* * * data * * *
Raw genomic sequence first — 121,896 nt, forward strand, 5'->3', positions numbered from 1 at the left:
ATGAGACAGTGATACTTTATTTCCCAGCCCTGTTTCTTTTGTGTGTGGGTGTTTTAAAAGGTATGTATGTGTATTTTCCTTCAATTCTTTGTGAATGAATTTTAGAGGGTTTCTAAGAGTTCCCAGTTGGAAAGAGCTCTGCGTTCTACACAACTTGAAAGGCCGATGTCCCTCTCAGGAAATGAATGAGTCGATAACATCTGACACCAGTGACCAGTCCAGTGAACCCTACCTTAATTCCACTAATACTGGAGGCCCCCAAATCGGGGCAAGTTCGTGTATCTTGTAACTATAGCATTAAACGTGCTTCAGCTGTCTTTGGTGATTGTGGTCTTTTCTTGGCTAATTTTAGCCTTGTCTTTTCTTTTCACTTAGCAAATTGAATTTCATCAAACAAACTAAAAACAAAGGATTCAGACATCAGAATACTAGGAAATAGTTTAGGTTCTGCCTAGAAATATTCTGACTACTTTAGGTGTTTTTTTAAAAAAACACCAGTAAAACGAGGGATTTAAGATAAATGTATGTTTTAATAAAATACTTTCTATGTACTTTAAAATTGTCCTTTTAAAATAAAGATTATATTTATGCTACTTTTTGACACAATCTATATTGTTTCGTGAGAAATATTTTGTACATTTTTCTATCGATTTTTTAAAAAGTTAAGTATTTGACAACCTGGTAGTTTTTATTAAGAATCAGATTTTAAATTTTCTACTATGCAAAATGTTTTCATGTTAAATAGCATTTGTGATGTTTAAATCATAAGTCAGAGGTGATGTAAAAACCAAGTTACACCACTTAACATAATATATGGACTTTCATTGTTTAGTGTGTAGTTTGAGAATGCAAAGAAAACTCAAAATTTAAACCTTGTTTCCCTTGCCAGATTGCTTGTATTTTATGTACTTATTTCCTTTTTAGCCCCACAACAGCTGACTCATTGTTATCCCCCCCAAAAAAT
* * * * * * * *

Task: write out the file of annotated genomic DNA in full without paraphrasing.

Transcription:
Raw genomic sequence first — 121,896 nt, forward strand, 5'->3', positions numbered from 1 at the left:
ATGAGACAGTGATACTTTATTTCCCAGCCCTGTTTCTTTTGTGTGTGGGTGTTTTAAAAGGTATGTATGTGTATTTTCCTTCAATTCTTTGTGAATGAATTTTAGAGGGTTTCTAAGAGTTCCCAGTTGGAAAGAGCTCTGCGTTCTACACAACTTGAAAGGCCGATGTCCCTCTCAGGAAATGAATGAGTCGATAACATCTGACACCAGTGACCAGTCCAGTGAACCCTACCTTAATTCCACTAATACTGGAGGCCCCCAAATCGGGGCAAGTTCGTGTATCTTGTAACTATAGCATTAAACGTGCTTCAGCTGTCTTTGGTGATTGTGGTCTTTTCTTGGCTAATTTTAGCCTTGTCTTTTCTTTTCACTTAGCAAATTGAATTTCATCAAACAAACTAAAAACAAAGGATTCAGACATCAGAATACTAGGAAATAGTTTAGGTTCTGCCTAGAAATATTCTGACTACTTTAGGTGTTTTTTTAAAAAAACACCAGTAAAACGAGGGATTTAAGATAAATGTATGTTTTAATAAAATACTTTCTATGTACTTTAAAATTGTCCTTTTAAAATAAAGATTATATTTATGCTACTTTTTGACACAATCTATATTGTTTCGTGAGAAATATTTTGTACATTTTTCTATCGATTTTTTAAAAAGTTAAGTATTTGACAACCTGGTAGTTTTTATTAAGAATCAGATTTTAAATTTTCTACTATGCAAAATGTTTTCATGTTAAATAGCATTTGTGATGTTTAAATCATAAGTCAGAGGTGATGTAAAAACCAAGTTACACCACTTAACATAATATATGGACTTTCATTGTTTAGTGTGTAGTTTGAGAATGCAAAGAAAACTCAAAATTTAAACCTTGTTTCCCTTGCCAGATTGCTTGTATTTTATGTACTTATTTCCTTTTTAGCCCCACAACAGCTGACTCATTGTTATCCCCCCCAAAAAAT